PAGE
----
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Top 5 Skiing & Snowboarding Injuries

Risk Factors

Select an injury location on the skier or snowboarder

There are a number of general precautions you can follow to minimise your risk of a skiing or snowboarding injury:

  • Fitness
    Make sure you're fit to ski. Prepare for your winter sports trip with a conditioning programme to improve core stability and strength. Leg strength and endurance is particularly important to help prevent injury.

  • Warming up and cooling down
    Warm up and cool down, just like any other sporting activity.
    Before you get on the slopes spend a few minutes warming up and stretching to help prepare your body for activity.

  • Clothing
    Wear appropriate layers of clothing, that don't restrict your movement.

  • Wrist Guards
    Snowboarders should wear wrist guards as they significantly reduce the incidence of wrist injuries during falls.

  • Crash Helmets
    Helmets are effective in reducing the incidence of minor concussions during low velocity collisions.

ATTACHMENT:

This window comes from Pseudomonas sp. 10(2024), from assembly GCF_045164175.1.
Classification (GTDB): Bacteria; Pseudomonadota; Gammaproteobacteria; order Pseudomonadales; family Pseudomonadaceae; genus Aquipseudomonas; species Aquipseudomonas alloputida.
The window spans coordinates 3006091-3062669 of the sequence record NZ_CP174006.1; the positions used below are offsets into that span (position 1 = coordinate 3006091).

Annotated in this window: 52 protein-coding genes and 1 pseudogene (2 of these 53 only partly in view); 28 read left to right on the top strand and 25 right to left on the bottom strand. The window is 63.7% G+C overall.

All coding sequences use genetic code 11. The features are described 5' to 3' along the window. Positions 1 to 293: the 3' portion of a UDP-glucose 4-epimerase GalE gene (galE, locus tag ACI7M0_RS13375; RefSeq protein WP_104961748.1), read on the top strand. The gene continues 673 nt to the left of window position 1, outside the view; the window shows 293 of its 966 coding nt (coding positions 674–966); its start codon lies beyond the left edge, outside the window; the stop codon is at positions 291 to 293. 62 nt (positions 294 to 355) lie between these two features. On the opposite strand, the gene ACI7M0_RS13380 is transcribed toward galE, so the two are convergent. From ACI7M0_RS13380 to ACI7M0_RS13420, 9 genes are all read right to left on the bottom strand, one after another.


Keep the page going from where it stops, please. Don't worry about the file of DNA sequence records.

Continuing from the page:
• Equipment
    Don't borrow equipment from friends – it significantly increases your risk of injury.
    If you are hiring equipment make sure you hire from a recommended store. Ensure that all the equipment fits properly.

  • Bindings
    Use 'multi-mode' release bindings if possible. The superior release available in modern bindings is just one factor that has helped prevent injuries. Rear release boots can significantly reduce the risk of ACL injury.

    Self-test your bindings every day. Self testing of bindings is simple. Step into the binding and then twist to the side to release the toe-piece under the control mechanism. The heel can be tested by stepping into the binding and leaning forward, to release the heel-piece. Both the toe and heel should be able to release if properly adjusted.

  • Walking in Ski Boots
    Don't walk on your ski boots too much. It can affect the fit with the binding and interfere with the release mechanism.

  • Ski Poles
    Don't put your hands inside the ski pole loop when skiing. This greatly increases the risk of sustaining a 'Skiers thumb' injury in the event of a fall.

  • General Conduct
    Follow the FIS (Fédération Internationale de Ski) Rules for Conduct in Winter Sports Centres.
    FIS Rules for Conduct
Risk Factors    

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